My Background

By profession I am a chemist and used to work for the UK Atomic Energy Authority ( but am now retired and program for fun). I learned my computer skills there, growing up with the early computers. The first I had access to was an IBM 360 mainframe and we had to submit our programs to it as batch jobs; the programming being done in Fortran 4 and the archaic about it was that we had to punch our code onto Hollerith cards and send the card deck to the central computer for processing. With with luck we would get one or maybe two runs a day. In addition there were the inevitable typing errors and we would have to replace any faulty cards and submit a new card deck. Getting even a simple program to run would take a day or so and larger programs comprising several hundred cards could take weeks to debug !

Inexorably, technology advanced and we progressed to using teletype terminals connected via a serial link to the mainframe computer. The baud rate of this link was a pathetic 110 baud, but we were delighted that we could now sit in our offices and key in the programs from there; the actual execution of the program was however still under batch control and we still had to wait for the line printer output to discover how successful we had been. Then technology moved on and we moved a little faster using remote-access dumb VDU terminals in text only mode at a baud rate of 1200, but jobs still had to be submitted batch-wise and there was as yet no graphics display. Then after a year or so there was an upgrade to IBM's TSO (Time Sharing Option) which allowed us to at last have full interactive computing in real time; there would be several hundred users all possibly logged on at the same time and we would all have multiplexed access to to the mainframe computer which would sometime crash out if there was too much demand on the system. At the same time there was a limited number of graphics terminals now becoming available, but the baud rate was limited to 9600.

Then in the late 70's there was a requirement for real time control of scientific experiments and for the automatic collection of data and several mini computers with suitable analogue to digital interfaces were acquired . These naturally had to have controlling software and no commercial product was then available; it had to be written. The minicomputer was a Perkin Elmer 16 bit system, with 64k bytes of memory and half of that was taken up by the operating system. Drastic measures were called for if we were to succeed. Writing in Fortran was infeasible because of the size of the resultant program and the only viable solution was to write all the software in assembly and also remove much of the normal operating system components, such as its command processor and file manager. We in effect built our own expert system and with it managed to control experiments which produced several hundred analogue signals for logging and interrogation by users. Real time control of experimental parameters such as temperature, pressure and gas composition was also provided as was a communications link so that users could interrogate and control their experiments in a reactor while situated a mile away in their home building - yes it was a large site.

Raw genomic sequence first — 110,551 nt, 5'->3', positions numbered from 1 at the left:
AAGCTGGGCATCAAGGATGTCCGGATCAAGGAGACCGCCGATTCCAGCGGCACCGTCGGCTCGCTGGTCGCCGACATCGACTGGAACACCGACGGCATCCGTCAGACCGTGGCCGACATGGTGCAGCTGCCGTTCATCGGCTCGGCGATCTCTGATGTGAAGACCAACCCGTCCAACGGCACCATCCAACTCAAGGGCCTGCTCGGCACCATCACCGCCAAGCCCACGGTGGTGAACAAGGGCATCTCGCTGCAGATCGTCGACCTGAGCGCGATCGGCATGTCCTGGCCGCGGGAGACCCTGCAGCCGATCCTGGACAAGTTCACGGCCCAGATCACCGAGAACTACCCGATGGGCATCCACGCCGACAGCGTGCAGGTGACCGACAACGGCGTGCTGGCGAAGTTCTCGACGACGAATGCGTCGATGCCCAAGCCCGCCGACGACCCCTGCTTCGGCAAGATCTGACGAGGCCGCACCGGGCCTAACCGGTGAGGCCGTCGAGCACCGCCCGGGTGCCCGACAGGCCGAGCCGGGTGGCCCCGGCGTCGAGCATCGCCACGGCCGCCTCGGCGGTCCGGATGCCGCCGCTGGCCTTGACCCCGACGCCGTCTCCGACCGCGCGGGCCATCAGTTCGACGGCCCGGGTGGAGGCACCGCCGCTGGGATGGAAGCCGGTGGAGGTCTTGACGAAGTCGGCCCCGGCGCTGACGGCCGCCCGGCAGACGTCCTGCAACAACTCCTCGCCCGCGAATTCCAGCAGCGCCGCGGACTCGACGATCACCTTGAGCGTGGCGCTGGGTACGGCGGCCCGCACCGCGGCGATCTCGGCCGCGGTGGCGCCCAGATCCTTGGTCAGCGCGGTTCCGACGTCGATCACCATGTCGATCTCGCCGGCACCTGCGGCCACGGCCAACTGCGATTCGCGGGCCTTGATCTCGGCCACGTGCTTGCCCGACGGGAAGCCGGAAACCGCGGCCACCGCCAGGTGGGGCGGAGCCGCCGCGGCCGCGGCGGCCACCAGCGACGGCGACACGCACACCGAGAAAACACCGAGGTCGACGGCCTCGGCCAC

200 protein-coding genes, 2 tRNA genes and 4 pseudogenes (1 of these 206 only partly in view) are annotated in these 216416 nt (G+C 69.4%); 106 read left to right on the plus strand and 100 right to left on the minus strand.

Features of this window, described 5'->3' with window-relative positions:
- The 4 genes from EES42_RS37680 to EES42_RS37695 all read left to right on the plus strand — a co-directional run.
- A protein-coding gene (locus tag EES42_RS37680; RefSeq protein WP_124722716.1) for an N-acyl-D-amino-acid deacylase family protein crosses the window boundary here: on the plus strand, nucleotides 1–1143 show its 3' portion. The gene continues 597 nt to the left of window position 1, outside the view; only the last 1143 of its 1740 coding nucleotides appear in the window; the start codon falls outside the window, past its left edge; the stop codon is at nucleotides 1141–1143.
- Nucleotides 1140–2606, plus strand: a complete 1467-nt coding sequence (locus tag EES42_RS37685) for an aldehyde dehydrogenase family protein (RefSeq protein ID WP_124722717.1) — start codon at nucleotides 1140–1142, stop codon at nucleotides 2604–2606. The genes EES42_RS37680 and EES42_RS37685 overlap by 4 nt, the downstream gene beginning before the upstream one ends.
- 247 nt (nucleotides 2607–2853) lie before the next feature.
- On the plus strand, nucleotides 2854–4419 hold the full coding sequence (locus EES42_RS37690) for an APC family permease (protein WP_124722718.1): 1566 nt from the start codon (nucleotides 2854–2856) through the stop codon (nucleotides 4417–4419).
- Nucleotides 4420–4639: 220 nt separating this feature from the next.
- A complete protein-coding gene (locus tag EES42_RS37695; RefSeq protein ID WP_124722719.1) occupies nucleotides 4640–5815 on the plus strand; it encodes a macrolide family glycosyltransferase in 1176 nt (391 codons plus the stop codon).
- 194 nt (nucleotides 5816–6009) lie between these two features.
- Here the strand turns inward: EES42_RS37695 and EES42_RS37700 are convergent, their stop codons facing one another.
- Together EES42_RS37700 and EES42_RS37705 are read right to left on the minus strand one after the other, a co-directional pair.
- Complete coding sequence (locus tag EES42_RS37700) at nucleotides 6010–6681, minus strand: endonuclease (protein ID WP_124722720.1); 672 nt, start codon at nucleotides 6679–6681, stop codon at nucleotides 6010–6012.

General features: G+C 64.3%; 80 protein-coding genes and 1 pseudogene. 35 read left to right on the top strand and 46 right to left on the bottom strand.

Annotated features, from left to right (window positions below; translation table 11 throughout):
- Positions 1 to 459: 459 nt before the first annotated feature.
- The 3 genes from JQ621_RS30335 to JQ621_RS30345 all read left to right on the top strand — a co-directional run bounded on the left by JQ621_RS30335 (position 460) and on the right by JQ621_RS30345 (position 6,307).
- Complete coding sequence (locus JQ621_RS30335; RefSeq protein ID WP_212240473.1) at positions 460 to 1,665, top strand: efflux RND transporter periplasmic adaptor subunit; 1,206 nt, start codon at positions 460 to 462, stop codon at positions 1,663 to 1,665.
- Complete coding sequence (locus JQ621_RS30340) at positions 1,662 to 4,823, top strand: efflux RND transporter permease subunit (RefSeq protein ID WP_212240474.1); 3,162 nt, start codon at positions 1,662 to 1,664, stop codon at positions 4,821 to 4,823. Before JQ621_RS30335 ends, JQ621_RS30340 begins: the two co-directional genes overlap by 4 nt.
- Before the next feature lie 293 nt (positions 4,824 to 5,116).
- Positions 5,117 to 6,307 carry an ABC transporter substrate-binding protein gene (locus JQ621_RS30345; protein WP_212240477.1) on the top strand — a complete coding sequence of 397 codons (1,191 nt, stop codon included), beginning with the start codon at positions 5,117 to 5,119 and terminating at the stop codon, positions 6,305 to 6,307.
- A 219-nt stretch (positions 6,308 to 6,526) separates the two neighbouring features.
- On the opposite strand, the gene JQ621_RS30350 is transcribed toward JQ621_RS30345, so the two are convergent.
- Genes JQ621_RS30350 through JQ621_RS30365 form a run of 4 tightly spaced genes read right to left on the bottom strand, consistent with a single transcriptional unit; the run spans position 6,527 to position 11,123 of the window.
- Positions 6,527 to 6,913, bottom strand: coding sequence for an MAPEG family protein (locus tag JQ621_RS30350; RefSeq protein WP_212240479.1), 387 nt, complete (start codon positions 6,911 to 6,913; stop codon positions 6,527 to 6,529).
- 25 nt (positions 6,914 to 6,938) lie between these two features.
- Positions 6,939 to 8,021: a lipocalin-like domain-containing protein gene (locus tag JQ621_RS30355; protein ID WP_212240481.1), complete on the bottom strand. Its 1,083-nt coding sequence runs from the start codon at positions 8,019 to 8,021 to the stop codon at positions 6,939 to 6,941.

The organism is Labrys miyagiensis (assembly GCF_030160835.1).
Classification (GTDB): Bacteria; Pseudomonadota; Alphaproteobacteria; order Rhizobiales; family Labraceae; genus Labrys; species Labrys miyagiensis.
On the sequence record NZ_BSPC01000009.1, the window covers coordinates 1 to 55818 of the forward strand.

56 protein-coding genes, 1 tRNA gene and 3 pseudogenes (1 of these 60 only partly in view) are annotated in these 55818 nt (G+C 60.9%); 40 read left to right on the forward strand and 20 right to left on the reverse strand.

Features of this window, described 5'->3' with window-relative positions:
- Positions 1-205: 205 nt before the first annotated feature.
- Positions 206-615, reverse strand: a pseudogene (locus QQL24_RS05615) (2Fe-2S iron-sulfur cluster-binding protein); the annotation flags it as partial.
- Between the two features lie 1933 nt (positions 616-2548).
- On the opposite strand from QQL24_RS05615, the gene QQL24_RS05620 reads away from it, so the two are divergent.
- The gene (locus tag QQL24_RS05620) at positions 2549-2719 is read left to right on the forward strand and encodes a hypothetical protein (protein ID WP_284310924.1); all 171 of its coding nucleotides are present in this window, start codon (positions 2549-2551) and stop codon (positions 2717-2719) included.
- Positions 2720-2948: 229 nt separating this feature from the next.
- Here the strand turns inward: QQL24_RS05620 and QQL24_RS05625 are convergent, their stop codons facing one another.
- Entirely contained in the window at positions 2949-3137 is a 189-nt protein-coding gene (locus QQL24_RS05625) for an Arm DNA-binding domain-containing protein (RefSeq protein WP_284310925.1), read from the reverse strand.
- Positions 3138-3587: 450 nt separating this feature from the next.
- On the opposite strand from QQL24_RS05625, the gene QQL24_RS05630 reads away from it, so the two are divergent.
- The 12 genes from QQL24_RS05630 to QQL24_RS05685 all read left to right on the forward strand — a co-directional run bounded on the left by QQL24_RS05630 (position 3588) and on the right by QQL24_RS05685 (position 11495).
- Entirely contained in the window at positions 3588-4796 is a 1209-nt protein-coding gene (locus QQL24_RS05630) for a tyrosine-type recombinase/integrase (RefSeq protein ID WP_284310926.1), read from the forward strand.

Then a year or so after it had all been completed we had the launch of the IBM PC (1982) and experimenters started to look at them as a more economical method for data acquisition and control. Yes, it really made a tremendous impact. The mini computer system I referred to cost in the region of £100k and comprised several six-foot instrument racks. Then only a few years later we find that a PC with some installed data acquisition cards can be bought for an order of magnitude less, complete with commercial software and can sit on ones desktop ! This was time to stop fighting the tide and with the cut back in government support for research into commercial reactors, there was an opportunity for staff to retire early, which I took and now can spend my spare time indulging my interest in the fast growing world of computing. There is always something new too learn and its a lot more fun than doing crosswords.